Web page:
Fell: dialectal British for high barren field
Most people in Lake District kept a separate pair of shoes for fell walking. Can you guess why?
To actually hike, one must first use a plane, then train and then rental car.
Arriving in London in the afternoon meant checking out Paddington and Victoria train stations - for the bear and history respectively, meeting a portraiture friend on the train platform, reuniting with my college magazine co-editor and long time friend before doing the tourist thing of visiting 221B Baker Street.
The Volunteer, the pub next door to Sherlock's allowed for a quick sketch and an opportunity to share my portfolio with the server who was an artist himself.
The right side of the screen is dedicated to paintings and photographs.
I did not fancy the many roundabouts.
That evening, I met John Malley, water advisor to the National Trust, a professional photographer and a watercolorist himself.
John's work often takes him to the local but now closed mine - Force Crag - a mine that was functional during world war II
The road to the mine was solitary, cold and wet. There was an eerie silence and gloom that I sense sometimes in temperate country side.
This was going to be a salient feature of lake district. Sheep.
Would you paint here?
We were going to hike up from lake Buttermere and around High Stiles.
First on my plate was to make friends with John's 3 border collies - Elkie, Paddy, and Mist. That was a breeze.
The brighter grass looks freshly mowed. The dark greens look like a soft thick velvet on top of the bright grass, set in large swatches.
Up close, the bracken (darker green) is tough vegetation, with a strong stalk and spiked leaves growing to a height that can easily hide children and sheep.
You would too.
Drawing inspiration from the hike and the drive from Buttermere through Honnister Pass and back to Keswick.
Climb Now was juried into 95th Open Water Juried Show hosted by Canadian Society of Painters in Water Colour.
Sometimes, the drama owing to light and clouds is so strange that if one were to paint a true reflection of the scene, it would appear unreal on paper.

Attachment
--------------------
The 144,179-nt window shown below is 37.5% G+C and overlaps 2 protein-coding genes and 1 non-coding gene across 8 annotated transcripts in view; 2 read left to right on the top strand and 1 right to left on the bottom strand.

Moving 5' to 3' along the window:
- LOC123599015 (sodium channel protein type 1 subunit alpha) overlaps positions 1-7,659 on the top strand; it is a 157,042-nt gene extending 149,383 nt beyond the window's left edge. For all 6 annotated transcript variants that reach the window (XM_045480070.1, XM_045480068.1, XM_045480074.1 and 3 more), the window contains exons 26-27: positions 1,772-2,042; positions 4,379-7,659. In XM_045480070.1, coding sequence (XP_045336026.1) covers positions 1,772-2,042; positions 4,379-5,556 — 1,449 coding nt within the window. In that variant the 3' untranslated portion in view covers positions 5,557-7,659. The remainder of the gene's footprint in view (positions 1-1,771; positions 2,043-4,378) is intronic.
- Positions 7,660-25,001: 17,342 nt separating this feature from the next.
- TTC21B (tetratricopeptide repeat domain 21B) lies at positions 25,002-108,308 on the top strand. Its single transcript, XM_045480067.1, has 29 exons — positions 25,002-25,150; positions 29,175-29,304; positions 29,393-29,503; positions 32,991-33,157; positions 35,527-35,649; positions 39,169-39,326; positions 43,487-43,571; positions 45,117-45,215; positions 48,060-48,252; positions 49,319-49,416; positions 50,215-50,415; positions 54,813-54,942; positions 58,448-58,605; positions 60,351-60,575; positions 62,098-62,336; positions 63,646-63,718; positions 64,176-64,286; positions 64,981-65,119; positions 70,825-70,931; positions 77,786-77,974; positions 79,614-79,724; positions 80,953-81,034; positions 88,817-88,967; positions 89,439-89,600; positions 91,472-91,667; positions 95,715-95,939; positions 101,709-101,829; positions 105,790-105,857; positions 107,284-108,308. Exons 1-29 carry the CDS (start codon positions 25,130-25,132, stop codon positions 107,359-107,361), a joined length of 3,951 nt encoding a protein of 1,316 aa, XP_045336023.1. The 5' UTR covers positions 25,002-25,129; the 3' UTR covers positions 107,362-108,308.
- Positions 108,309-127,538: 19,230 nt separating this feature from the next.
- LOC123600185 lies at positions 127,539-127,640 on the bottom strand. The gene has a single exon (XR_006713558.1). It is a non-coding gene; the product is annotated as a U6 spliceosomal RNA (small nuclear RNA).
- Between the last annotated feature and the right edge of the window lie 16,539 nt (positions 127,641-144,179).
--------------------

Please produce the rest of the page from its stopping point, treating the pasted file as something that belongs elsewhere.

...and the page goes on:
Despite the internal disappointment, I demonstrated a painting from Wasdale Head for California Watercolor Association on Nov 18, 2020 and will repeat it on December 13, 2020 for Santa Clara Valley Watercolor Society.
The ears of the sheep are smitten every year, i.e. marked with color specific to each farmer.Allows for counting when the sheep are brought in for the winter. But this rare breed can stay out on the pastures through the winter.
The painting is ~3 full sheets wide
Some are available for purchase. The ones with a stronger personal connection will, stay cherished inside my sketchbooks - aka - the artist's temple.
Without John's knowledge, willingness and love for watercolours, I wouldn't have had the chance to visit the lakes in such a wholesome way. I was in Lake District Monday through Wednesday and he took 2 days off. American work culture has us budgeting our 10 vacation days per year. Given that context, the week day tour of Lake District with constant stream of information was special. I was at the receiving end of much kindness in the Lake District.
P.S. If you go, you must visit Heaton Cooper Gallery in Grasmere.
To see paintings without storytelling click anywhere in this box.
There, each piece is available to look at a speed you want. Also, if you click " more info", you will jump to the shop for it.
Price Range $250 - $6000
All pieces $3000+ can avail of Framebridge framing and get the framed art shipped directly.
We can issue e-certificates with image of paintings you have purchased in case of frames arriving after Christmas/your special occasion.